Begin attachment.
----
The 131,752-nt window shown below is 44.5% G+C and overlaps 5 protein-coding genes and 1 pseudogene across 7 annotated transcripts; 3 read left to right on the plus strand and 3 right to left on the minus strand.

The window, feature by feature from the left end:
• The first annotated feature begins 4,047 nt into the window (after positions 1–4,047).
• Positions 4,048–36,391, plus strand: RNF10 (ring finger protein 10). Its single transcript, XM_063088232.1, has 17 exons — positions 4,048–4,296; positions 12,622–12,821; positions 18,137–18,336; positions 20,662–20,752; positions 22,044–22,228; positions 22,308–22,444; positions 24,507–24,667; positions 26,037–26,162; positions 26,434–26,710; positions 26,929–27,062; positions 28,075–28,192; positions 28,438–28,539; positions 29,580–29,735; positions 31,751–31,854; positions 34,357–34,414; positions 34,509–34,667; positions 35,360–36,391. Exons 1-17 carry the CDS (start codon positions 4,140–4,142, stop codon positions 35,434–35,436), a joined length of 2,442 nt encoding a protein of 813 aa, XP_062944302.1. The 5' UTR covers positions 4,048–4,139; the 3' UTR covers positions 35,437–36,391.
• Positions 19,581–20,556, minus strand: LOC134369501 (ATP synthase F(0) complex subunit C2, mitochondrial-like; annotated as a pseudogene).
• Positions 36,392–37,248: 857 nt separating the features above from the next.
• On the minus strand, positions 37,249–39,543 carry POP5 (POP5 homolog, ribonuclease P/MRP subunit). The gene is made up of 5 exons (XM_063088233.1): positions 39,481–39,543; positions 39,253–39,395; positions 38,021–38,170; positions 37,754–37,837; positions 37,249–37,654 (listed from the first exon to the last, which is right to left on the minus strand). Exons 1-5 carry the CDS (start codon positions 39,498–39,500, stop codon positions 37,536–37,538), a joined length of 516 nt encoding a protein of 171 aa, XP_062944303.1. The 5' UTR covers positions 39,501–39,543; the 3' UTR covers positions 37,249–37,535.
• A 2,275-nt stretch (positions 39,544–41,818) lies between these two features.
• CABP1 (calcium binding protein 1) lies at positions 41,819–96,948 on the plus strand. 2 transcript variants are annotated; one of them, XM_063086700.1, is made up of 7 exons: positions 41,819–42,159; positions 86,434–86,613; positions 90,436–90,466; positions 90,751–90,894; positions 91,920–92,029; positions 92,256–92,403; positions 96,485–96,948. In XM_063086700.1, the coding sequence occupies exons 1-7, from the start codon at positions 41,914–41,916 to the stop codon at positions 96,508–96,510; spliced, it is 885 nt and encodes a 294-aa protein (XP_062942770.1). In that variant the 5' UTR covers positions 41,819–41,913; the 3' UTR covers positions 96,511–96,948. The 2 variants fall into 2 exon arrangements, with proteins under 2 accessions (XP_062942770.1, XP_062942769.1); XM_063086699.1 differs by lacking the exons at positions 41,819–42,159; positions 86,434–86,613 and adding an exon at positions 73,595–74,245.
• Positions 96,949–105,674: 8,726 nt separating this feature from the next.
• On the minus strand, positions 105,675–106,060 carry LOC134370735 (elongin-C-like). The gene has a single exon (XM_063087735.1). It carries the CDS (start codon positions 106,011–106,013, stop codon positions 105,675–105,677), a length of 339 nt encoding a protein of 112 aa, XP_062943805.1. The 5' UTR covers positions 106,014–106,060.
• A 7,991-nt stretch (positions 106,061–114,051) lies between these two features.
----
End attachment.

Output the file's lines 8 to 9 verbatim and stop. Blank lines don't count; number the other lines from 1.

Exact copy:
• A 2,275-nt stretch (positions 39,544–41,818) lies between these two features.
• CABP1 (calcium binding protein 1) lies at positions 41,819–96,948 on the plus strand. 2 transcript variants are annotated; one of them, XM_063086700.1, is made up of 7 exons: positions 41,819–42,159; positions 86,434–86,613; positions 90,436–90,466; positions 90,751–90,894; positions 91,920–92,029; positions 92,256–92,403; positions 96,485–96,948. In XM_063086700.1, the coding sequence occupies exons 1-7, from the start codon at positions 41,914–41,916 to the stop codon at positions 96,508–96,510; spliced, it is 885 nt and encodes a 294-aa protein (XP_062942770.1). In that variant the 5' UTR covers positions 41,819–41,913; the 3' UTR covers positions 96,511–96,948. The 2 variants fall into 2 exon arrangements, with proteins under 2 accessions (XP_062942770.1, XP_062942769.1); XM_063086699.1 differs by lacking the exons at positions 41,819–42,159; positions 86,434–86,613 and adding an exon at positions 73,595–74,245.